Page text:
Scott: “I don’t necessarily see LIV as just pure evil for the game of golf”

Adam Scott (Photo by Stan Badz/PGA TOUR via Getty Images)

Adam Scott has called on golf’s warring tours to find a way beyond its ongoing petty squabbles, believing it’s time LIV Golf and the status quo co-existed peacefully for the greater good of the game.

The former Masters champion declared himself a voice of reason on what’s become a highly emotional topic in our sport ever since the Saudi-funded series started to disrupt the top tier of men’s professional golf. However, Scott doesn’t buy into the notion that LIV Golf is an evil threat to the ancient club and ball game, insisting he doesn’t have a problem with any tour in golf.

“Maybe because I’m a little less emotive about it, I can be a voice of reason for one side or another,” Scott said. “I don’t necessarily see LIV as just pure evil for the game of golf.

“Hopefully we can get beyond people having shots at each other and each organisation can move on with what they want to do. I believe the PGA Tour has to do what’s best for their product and LIV is going to do what is best for their product. I don’t have a problem with either of them.”

Many observers had predicted that the limited LIV Golf schedule would tickle Scott’s fancy, particularly since fellow Aussies like Cam Smith and March Leishman joined Greg Norman’s breakaway tour.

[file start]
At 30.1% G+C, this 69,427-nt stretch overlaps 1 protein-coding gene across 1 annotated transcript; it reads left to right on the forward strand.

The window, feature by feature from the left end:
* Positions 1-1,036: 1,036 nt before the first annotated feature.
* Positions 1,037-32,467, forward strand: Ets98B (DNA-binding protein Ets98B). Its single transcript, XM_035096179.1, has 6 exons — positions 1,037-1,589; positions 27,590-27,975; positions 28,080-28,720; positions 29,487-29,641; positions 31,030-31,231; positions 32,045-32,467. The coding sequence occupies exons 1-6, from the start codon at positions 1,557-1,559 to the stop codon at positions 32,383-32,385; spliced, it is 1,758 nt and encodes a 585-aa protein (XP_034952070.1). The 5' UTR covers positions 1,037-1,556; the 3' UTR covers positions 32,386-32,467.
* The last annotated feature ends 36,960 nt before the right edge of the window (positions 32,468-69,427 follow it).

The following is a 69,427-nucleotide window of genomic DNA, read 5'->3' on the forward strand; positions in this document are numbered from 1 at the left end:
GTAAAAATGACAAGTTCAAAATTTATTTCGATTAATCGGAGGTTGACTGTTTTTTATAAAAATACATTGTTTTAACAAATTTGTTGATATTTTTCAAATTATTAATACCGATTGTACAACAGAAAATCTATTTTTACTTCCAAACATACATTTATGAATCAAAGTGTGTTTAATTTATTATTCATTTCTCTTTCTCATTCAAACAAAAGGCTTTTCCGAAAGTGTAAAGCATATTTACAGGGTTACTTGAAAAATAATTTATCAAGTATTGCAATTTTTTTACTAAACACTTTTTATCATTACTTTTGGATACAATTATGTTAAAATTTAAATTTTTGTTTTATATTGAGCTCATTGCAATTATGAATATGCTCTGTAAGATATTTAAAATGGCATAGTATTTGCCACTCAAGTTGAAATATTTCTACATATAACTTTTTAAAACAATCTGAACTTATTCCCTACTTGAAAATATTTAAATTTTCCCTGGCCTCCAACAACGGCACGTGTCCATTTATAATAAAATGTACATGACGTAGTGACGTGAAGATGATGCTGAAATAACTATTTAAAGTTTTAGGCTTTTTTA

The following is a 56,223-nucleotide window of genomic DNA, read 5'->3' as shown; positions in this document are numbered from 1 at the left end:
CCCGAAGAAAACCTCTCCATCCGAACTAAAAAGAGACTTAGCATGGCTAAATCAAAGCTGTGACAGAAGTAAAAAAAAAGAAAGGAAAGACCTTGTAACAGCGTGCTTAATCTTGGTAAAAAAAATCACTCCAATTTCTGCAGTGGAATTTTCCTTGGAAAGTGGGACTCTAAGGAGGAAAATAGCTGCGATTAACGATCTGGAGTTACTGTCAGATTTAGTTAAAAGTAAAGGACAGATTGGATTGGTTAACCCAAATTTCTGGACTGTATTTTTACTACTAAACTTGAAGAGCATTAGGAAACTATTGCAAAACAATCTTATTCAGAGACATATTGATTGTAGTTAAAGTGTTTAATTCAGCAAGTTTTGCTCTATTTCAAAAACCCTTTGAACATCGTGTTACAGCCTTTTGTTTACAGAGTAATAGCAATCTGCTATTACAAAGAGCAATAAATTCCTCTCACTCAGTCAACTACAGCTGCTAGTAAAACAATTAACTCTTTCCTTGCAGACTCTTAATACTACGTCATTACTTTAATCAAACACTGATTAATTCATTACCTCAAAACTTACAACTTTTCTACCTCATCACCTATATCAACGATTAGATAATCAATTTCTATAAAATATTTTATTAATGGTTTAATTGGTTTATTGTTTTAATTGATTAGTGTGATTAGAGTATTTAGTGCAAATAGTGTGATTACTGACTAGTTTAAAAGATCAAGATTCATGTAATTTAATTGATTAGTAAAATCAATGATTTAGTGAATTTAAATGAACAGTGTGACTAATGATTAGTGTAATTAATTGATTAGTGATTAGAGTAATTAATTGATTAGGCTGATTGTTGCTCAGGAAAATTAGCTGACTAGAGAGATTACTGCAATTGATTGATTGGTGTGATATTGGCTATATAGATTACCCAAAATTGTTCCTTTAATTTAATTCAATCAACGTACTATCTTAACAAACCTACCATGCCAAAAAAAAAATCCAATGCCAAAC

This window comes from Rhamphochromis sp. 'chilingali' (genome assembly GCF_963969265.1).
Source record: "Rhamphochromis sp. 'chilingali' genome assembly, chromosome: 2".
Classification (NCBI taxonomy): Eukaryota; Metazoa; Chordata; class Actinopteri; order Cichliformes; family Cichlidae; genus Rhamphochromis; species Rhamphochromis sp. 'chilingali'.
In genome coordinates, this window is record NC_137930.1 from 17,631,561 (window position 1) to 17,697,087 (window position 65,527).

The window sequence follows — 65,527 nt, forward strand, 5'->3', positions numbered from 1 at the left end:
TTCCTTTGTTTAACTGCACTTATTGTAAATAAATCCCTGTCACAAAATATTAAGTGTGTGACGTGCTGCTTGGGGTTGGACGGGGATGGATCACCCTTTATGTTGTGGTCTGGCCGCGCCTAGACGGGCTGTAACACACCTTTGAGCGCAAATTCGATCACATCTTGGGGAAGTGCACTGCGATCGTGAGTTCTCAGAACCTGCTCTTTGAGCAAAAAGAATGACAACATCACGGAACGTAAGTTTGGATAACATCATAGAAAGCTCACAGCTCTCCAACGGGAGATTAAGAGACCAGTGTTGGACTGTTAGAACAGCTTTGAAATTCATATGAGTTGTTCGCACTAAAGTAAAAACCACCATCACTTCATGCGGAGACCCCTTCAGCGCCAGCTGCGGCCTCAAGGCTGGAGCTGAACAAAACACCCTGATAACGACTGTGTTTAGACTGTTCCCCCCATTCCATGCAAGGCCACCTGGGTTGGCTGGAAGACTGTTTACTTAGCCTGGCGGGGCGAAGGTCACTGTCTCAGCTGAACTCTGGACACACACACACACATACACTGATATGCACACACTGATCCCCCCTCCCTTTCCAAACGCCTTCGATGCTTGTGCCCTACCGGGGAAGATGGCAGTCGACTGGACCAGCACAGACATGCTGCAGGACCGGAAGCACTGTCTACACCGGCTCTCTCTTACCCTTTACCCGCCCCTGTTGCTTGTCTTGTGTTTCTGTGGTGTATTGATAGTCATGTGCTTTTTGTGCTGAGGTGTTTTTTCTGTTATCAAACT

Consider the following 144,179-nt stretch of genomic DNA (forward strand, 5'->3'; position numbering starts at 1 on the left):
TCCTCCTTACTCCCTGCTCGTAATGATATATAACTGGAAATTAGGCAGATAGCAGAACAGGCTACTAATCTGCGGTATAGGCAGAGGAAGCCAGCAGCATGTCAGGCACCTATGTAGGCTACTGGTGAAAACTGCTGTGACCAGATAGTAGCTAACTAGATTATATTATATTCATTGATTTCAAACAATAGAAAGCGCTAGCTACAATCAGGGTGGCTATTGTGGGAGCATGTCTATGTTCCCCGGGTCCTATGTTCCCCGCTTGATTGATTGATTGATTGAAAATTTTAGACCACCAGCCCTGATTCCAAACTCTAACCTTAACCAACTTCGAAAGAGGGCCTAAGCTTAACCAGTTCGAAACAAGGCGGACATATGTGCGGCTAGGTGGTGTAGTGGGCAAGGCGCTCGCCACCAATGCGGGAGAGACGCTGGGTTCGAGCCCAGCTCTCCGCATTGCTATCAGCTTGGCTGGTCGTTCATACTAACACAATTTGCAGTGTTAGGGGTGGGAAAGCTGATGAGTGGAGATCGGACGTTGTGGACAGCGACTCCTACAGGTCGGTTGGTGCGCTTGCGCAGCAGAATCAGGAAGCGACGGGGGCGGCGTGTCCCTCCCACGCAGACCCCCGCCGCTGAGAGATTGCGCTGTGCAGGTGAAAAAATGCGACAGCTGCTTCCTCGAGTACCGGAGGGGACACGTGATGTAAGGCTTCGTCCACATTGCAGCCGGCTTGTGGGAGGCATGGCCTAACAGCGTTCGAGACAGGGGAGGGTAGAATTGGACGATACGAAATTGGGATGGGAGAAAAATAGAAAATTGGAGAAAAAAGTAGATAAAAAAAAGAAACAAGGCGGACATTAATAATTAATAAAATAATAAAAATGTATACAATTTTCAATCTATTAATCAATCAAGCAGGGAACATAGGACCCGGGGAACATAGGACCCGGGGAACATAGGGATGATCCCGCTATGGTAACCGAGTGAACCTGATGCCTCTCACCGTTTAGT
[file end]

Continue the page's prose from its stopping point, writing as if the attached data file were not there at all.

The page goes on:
And while Scott wishes those players who have moved to LIV nothing but luck, given the lack of world ranking points and ongoing uncertainty around major starts in 2023, the 42-year old admitted that he’s not ready to risk his major goals by making the jump, at least not yet.

“I completely understand anybody doing it,” Scott said “They have been offered an opportunity and it suits them. More power to them. I really want it to work out for them. They may or may not be taking a risk.

“As far as Cam [Smith] and Leish [Marc Leishman] recruiting me, they’ve got plenty of cash now so they’re more than welcome to make me an offer…I probably haven’t been able to put myself in a position where I’m willing to give up trying to win major championships.”

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